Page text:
I’m continuing with my blog series where I recap past travels, particularly places within Canada, since I’m trying to focus more on domestic travel for the foreseeable future. Today’s edition is about the city of Ottawa, Ontario, where I lived for two years between moving away from Vancouver, British Columbia and then eventually returning to my home in Toronto.
Ottawa is best known as being a sleepy government town, the capital of Canada. It stands on the south bank of the Ottawa River on the eastern portion of southern Ontario, bordering the city of Gatineau in the province of Quebec. It is a smaller city, with a population of 934,243 in the city centre and just over 1.3 million in the metropolitan area. Obviously, it is primarily known as the quiet political centre of Canada, but if you ever find yourself there for a brief visit, there are a few avenues for you to keep entertained.
Visit Parliament Hill
You can’t visit Ottawa and miss a stop at Parliament Hill, the area of Crown lands where you can find the Gothic revival buildings that serve as home to the Parliament of Canada. Unlike what I’ve heard about visiting the White House and Washington DC, you can walk freely onto the hill’s greens and literally right up to the door of the Canadian Parliament building. Guided tours inside are free of charge, a popular activity for tourists and school groups.
In the summer months from late June to end of August, you can watch the Changing of the Guard ceremony. I inadvertently happened upon this several times as I lived just a 15 minutes walk away. On Canada Day (July 1), there is a huge celebration set up right on the hill, with arguably the best fireworks display nationwide. There is also the Northern Lights sound and light show that is projected onto the building every night in the summer. Of course, this is all cancelled this year because of you know what.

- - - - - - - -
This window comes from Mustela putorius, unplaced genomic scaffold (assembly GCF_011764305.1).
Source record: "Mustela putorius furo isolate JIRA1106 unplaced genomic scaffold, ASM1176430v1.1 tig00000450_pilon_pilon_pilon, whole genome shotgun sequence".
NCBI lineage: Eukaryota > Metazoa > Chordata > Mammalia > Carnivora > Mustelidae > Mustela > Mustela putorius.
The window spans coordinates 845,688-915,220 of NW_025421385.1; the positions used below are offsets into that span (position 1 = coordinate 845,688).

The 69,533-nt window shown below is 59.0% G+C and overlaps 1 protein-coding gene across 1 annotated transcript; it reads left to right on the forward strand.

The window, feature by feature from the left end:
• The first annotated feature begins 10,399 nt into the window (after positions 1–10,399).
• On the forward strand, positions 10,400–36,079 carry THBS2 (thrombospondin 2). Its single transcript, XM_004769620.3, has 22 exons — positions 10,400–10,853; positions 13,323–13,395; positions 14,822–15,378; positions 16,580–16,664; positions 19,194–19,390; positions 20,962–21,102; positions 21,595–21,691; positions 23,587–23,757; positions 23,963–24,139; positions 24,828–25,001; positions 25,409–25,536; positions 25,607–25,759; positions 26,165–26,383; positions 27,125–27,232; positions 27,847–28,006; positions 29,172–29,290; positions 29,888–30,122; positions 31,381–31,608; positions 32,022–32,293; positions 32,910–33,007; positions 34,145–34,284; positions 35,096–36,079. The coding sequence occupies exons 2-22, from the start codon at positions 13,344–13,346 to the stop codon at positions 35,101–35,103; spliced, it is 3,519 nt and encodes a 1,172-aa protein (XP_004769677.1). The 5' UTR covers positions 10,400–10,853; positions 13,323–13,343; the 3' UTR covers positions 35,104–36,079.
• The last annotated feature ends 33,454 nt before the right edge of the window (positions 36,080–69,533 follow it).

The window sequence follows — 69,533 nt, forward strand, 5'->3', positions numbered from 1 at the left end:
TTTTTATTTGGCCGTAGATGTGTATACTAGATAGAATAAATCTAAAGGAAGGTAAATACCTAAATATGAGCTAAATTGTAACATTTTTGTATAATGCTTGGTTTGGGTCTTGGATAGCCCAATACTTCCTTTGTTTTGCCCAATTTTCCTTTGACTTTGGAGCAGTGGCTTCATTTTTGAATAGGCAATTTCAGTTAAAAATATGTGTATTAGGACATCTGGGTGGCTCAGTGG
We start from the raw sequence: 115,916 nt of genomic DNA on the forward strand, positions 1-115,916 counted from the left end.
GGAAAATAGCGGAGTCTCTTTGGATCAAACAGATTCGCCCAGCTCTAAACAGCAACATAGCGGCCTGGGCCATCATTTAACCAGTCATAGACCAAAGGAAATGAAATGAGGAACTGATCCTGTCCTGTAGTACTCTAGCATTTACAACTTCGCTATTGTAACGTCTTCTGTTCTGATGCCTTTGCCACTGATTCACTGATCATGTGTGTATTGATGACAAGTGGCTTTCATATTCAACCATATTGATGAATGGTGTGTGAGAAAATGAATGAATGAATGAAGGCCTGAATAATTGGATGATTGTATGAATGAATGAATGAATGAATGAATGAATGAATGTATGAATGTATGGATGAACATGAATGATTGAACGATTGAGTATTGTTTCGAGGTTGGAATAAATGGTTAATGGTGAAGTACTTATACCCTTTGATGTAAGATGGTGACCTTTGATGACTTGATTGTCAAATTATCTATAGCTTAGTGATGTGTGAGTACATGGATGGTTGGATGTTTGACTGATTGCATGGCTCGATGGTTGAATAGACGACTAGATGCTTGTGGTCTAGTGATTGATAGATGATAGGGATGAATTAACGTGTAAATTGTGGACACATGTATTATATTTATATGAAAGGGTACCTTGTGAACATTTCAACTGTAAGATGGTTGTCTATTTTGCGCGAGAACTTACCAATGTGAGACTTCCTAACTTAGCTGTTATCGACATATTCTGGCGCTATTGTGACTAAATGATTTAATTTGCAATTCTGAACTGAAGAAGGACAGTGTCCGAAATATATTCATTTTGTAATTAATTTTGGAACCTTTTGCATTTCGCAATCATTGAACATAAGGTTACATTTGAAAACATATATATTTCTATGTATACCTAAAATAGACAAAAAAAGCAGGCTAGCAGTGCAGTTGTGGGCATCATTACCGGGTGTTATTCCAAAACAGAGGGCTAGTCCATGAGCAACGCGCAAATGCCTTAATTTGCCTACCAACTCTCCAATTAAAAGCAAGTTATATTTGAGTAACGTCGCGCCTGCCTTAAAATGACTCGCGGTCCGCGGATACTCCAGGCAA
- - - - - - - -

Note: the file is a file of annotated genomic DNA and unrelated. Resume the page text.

Chill out at Winterlude
If you decide to brave the brutal winter weather and come up in February, you can experience one of Ottawa’s biggest city sponsored events, Winterlude. For just over two weeks every year, the Rideau Canal is transformed into a skateway, the world’s largest naturally frozen skating rink. There are various winter themed activities, ice sculpture carving competitions, and more. I’m getting cold just thinking about it.
Speaking of cold, it gets mind-numbingly chilly out here. I’m sure my Canadian compatriots from places like Manitoba and Saskatchewan would label me as a spoiled sissy, but -30 degrees Celsius for even a couple days in the year is enough to make me straight up miserable. In a strike of extra bad luck, I moved back to Ontario from mild weathered Vancouver precisely on the year when we had a massive ice storm that shut down the power for a good several days. Not fun! 🥶
Check out the arts scene
Although nowhere near as lively as neighbouring megacities Toronto or Montreal, Ottawa does have a bit of an arts scene. It is home of the National Gallery of Canada and the National Arts Centre, both federally sponsored initiatives. The National Gallery has a pretty decent collection, including the controversial Voice of Fire that cost Canadian taxpayers $1.8 million for the gallery to procure. The surrounding area is a nice stroll too; I recommend checking out the nearby ByWard Market for restaurants and shopping. As for the National Arts Centre, I saw a surprisingly funny and entertaining production of Alice Through the Looking-Glass here, via their Pay-What-You-Can performance.
Experience nature nearby
Ottawa is one of those places where you need to head out of the city every so often to truly appreciate the area. The Ottawa River is actually a top destination for white water rafting, which I did not know about until the end of my two years living around there. As a celebratory excursion to cap off our time in Ottawa, a group of friends and I went on a rafting trip with HorizonX, a company based out of Ile du Grand-Calumet in our nearby neighbouring province of Quebec. We opted for the one day package including a full day of rafting along with a BBQ lunch, and had a really fun time. Would recommend.